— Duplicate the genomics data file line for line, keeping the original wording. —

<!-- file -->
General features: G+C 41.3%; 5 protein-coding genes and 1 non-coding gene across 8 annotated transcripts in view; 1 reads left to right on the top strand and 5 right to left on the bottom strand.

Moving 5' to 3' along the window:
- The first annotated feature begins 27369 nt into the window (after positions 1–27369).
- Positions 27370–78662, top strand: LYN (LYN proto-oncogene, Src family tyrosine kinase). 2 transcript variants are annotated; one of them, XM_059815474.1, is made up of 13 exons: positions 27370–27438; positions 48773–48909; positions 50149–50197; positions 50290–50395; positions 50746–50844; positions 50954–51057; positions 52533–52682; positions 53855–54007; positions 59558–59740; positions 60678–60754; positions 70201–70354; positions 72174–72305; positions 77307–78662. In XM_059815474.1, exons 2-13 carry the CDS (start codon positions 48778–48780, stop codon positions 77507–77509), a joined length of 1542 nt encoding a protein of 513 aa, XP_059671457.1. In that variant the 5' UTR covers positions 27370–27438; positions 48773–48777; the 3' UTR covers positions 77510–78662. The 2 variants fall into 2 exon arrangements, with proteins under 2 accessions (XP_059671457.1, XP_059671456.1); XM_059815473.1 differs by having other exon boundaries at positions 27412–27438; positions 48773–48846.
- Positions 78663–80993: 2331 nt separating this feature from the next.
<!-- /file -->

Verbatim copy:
General features: G+C 41.3%; 5 protein-coding genes and 1 non-coding gene across 8 annotated transcripts in view; 1 reads left to right on the top strand and 5 right to left on the bottom strand.

Moving 5' to 3' along the window:
- The first annotated feature begins 27369 nt into the window (after positions 1–27369).
- Positions 27370–78662, top strand: LYN (LYN proto-oncogene, Src family tyrosine kinase). 2 transcript variants are annotated; one of them, XM_059815474.1, is made up of 13 exons: positions 27370–27438; positions 48773–48909; positions 50149–50197; positions 50290–50395; positions 50746–50844; positions 50954–51057; positions 52533–52682; positions 53855–54007; positions 59558–59740; positions 60678–60754; positions 70201–70354; positions 72174–72305; positions 77307–78662. In XM_059815474.1, exons 2-13 carry the CDS (start codon positions 48778–48780, stop codon positions 77507–77509), a joined length of 1542 nt encoding a protein of 513 aa, XP_059671457.1. In that variant the 5' UTR covers positions 27370–27438; positions 48773–48777; the 3' UTR covers positions 77510–78662. The 2 variants fall into 2 exon arrangements, with proteins under 2 accessions (XP_059671457.1, XP_059671456.1); XM_059815473.1 differs by having other exon boundaries at positions 27412–27438; positions 48773–48846.
- Positions 78663–80993: 2331 nt separating this feature from the next.